When Milos opened at the Cosmopolitan in 2010, it brought something to the Strip we didn’t realize was missing: Greek seaside fare straight from the Mediterranean and Aegean. That’s what you’ll find in Milos—meaty squid with just the right char, grilled Portuguese sardines and freshly flown fish, cooked whole in a salt crust and finished with a drizzle of olive oil and maybe a few capers. At $25.15, the three-course lunch special is a steal. Order “real Greek yogurt” for dessert, which will spoil you for the grocery store stuff.
Wolfgang Puck, the man responsible for revolutionizing the dining expectations of Las Vegas visitors (with Spago), opened this classic steakhouse in the Palazzo in 2008. Since then, Cut has shown itself to be a cut above many other steak joints. For one thing, that’s pretty much all you’ll find here: meat, meat and more meat. Go for 100 percent pure Japanese Wagyu if you can, but rest assured there’s no bad choice here, just delicious steaks grilled over wood and charcoal and finished under a 1,200-degree broiler. Complete your meal with one of a dozen choices of side dishes, toppers or sauces like kosho wasabi-yuzu butter or bright herb chimichurri.
Ever since chef Michael LaPlaca—a veteran of Strip kitchens like Bouchon and Alex—took over the Mirage’s dining room, guests have raved about his mastery of classic Italian cuisine. Portofino is less about reinventing the wheel and more about making the most delicious damn wheel you’ll ever taste. Or rather, agnolotti—LaPlaca’s version is stuffed with burrata and served with lobster and chanterelle mushrooms in a roasted corn and butter sauce. Other specialties include a crab cake and arancini mashup and meatballs topped with cheese-filled squash blossoms.
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This chic new spot from Michael Mina has everything you could want in a French brasserie: modern take on classic dishes, ample wine by the glass and a champagne trolley, so you can browse the selection by the flute before choosing your bubbly. On weekend mornings Bardot wraps it up with a popular brunch, where you can order a variety of croissants Benedicts, brioche French toast with vanilla mascarpone and almond brittle, or Hunter Waffles with duck confit and poached eggs. Accompany your meal with bottomless rosé. This is Vegas after all.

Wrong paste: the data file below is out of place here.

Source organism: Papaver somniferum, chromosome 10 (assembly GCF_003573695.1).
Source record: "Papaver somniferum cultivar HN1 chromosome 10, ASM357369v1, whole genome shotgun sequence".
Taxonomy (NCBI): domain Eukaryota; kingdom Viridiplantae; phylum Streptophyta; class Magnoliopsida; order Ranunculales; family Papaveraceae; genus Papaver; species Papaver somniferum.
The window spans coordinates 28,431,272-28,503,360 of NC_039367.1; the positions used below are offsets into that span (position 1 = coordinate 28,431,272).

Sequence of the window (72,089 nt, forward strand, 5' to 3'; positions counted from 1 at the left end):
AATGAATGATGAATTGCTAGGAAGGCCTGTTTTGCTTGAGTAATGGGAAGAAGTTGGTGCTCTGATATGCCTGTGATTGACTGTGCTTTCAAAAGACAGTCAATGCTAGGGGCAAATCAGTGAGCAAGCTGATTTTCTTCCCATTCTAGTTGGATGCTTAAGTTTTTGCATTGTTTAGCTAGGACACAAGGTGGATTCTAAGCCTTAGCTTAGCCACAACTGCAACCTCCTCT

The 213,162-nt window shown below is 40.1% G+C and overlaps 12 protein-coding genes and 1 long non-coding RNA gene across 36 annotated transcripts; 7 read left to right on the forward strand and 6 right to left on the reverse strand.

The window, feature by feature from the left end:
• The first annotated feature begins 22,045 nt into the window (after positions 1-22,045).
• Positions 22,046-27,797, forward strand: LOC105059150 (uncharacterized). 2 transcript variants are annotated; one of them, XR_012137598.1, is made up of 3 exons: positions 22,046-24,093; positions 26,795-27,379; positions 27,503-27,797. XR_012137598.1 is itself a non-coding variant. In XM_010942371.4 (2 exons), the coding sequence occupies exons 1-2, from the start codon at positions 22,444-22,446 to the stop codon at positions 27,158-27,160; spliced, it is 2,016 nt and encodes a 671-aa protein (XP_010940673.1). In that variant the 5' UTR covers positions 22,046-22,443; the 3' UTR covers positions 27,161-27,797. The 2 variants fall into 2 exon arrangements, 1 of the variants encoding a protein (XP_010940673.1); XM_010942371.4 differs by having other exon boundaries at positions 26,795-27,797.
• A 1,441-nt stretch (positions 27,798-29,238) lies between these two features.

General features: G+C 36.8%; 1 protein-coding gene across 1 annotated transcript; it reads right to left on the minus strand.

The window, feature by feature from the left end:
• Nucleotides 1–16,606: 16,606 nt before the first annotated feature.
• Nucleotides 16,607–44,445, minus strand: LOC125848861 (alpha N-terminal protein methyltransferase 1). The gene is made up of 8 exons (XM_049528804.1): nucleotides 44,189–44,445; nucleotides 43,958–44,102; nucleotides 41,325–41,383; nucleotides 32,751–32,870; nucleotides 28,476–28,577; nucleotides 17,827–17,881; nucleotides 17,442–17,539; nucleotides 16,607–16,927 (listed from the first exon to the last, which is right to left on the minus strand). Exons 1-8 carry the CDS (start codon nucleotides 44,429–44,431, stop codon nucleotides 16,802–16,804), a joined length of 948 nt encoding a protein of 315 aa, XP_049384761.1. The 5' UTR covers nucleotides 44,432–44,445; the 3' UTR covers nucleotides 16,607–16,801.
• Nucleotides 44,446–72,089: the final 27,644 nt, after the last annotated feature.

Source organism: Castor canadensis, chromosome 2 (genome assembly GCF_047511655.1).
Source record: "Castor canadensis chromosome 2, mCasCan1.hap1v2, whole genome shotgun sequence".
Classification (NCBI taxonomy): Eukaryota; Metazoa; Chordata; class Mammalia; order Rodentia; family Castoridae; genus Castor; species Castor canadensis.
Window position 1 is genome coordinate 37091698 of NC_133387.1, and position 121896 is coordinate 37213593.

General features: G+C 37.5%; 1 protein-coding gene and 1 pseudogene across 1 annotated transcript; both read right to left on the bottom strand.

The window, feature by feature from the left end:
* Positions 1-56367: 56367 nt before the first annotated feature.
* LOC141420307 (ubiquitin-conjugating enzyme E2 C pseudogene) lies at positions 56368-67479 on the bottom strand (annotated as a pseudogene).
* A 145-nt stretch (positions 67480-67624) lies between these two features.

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Sign up for our newsletter to enjoy the best stuff out there – it costs nothing. Where to Eat on the Las Vegas Strip in 2022- from pizza to filet mignon and everything in between. This is our favorite place to eat in Las Vegas. Cocktail bars, pizza, seafood, steakhouses, Italian food, Irish pubs and more. Save this post for reference when you plan your next trip to Sin City.
Today I’m sharing all about our favorite places to eat on the Las Vegas Strip. Vegas is one of our favorite vacation destinations. We get at least twice a year, if not three times. We spent our time eating and drinking on The Strip. Visit our favorite restaurants and find new and exciting places to eat.
Where To Eat On The Las Vegas Strip
I have cocktail bars, pizza, seafood, steakhouses, Italian food, Irish pubs and more. Save this post for reference when you plan your next trip to Sin City.
I get a lot of questions about where we stayed on our Las Vegas trip. We’ve stayed at several places on The Strip – The Palazzo, The Venetian, The Four Seasons, The Mirage, The MGM, and The Aria. They’re all great, but our focus in recent years has been The Aria. The location is great and the room is very nice. It also has a nice casino inside. Aria has many great restaurants and there is also great shopping next door at The Shops at Crystals. It’s a tram ride from The Park MGM and The Bellagio.
Catch has quickly become our favorite spot in Vegas. We have eaten here three times and LOVED it. Each time we made a reservation but decided to have dinner at the bar.
I got a small order of Chicken Bao Buns. Pickled cucumber, iceberg, and sweet chili glaze. I love bao buns and this is great. They weren’t on the menu on our most recent trip, but hopefully, they’ll be back soon!
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For our entree, we split the Filet: 10 oz. Kabayaki Butter, Nori Tempura Flakes, Wasabi Soy. It’s amazing!